work together allowing them to better resolve conflicts and have a greater sense
of the state of the game.
The lesson: do not equate seriousness with
unhappiness. Players in an intense competition may not be laughing and joking,
but that does not mean that are not enjoying themselves.
5) Every Tournament Is
Different tournaments have different needs. A Pro
Tour Qualifier, for example, needs much stricter rules enforcement than the
weekly tournament at Lucky's Comics. One of the biggest causes of unhappiness
for players is judges ruling a tournament at an inappropriate penalty
enforcement level. Rules enforcement is gradiated for a reason. Players at a
local tournament should not expect to be treated as if they were in a Pro Tour.
And vice versa.
Always keep in mind the purpose of the tournament
you are judging. Why did people attend? What type of tournament are they
expecting? What level of rules enforcement is necessary? A prerelease, as an
example, is designed primarily as a fun, casual event for players of all types
to come out and see the new cards. A judge at the event should be more apt to
assume players are making honest mistakes rather than cheating.
6) "Firm But Fair" Can Still Be
It is possible to do unpleasant things in a
pleasant way. Just because a player needs a particular warning does not mean it
cannot be done in a positive way. The purpose of judging is not to punish but to
educate. When a player makes a mistake, treat it as an opportunity for the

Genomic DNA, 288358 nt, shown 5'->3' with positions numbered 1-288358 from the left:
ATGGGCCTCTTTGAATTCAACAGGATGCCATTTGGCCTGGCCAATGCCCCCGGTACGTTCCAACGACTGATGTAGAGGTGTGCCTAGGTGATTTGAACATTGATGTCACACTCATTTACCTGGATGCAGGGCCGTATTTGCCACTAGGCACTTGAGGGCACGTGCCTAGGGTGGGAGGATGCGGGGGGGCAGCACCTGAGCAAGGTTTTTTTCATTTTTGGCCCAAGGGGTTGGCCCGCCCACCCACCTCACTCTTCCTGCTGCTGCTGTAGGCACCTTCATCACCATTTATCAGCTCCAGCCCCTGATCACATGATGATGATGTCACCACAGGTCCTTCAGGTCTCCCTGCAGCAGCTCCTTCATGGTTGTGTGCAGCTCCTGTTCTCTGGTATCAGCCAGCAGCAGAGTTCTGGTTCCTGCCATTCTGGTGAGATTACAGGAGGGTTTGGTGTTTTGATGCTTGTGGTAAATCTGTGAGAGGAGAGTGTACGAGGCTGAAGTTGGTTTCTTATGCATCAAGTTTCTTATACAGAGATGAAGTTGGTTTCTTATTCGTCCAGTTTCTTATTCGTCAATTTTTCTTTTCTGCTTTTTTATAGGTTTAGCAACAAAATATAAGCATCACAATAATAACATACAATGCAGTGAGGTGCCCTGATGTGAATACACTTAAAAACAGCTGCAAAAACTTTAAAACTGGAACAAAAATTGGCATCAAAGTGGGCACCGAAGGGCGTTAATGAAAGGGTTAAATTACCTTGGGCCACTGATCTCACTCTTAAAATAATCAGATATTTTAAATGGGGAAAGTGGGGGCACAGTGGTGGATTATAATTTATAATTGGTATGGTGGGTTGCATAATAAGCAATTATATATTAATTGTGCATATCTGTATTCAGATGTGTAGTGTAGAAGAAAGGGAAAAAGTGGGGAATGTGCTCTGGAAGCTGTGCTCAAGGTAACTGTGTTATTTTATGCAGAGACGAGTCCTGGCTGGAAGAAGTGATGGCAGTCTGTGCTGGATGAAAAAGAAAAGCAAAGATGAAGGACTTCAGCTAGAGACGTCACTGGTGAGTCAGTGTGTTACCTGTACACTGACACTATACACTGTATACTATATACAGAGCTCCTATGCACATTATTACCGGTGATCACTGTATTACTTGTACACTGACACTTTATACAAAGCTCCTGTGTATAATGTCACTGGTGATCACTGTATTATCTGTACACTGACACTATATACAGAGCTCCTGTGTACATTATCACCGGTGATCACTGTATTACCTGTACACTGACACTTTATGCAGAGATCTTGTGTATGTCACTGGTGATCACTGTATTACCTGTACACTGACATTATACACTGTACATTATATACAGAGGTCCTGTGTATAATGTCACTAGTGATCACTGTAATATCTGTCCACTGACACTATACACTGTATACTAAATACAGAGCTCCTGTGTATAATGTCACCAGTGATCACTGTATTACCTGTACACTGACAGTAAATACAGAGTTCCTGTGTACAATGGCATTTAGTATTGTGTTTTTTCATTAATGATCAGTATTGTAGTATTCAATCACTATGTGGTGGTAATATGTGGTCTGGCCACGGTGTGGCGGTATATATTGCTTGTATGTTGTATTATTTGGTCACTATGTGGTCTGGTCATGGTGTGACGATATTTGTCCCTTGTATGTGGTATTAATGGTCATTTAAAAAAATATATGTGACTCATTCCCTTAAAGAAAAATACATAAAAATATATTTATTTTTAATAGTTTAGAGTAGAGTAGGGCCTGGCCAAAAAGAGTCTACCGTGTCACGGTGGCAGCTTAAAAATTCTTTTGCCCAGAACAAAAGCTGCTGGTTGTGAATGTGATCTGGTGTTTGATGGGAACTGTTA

player to learn. If you approach the situation as a friendly one odds are the
player will return with a similarly friendly nature.
7) You Can't Make Everyone
Do not confuse the desire to please any one
player with the desire to please the players as a whole. Playing blaring rock
music might make a particular player happy but would make a much larger section
of the players unhappy.
When it becomes obvious that you have to do
something that will make a player unhappy (for example, disqualifying him from
the tournament), you need to take into account how to do so in a manner that
will lessen the unpleasantness not only for the player being affected but for
the rest of the players in the tournament.
8) Happy Players Means Less
All of the above seems nice, but what's in it for
you? There are many benefits of having happy players. They are easier to deal
with. They cause fewer problems when trouble arises. And most importantly, they
are more inclined to return to your next tournament. Finally, having happy
players insures that you too can enjoy the event. No one likes dealing with
As the old saying goes, "An ounce of prevention
is worth a pound of cure." Most problems can be stopped before they happen if
you simply take the time to make the event as enjoyable for your players as
Hopefully, these points will give you some new
ideas to think about. My personal favorite experiences as a judge have been when
players shared with me how much fun they had at my event.
May you always have fun.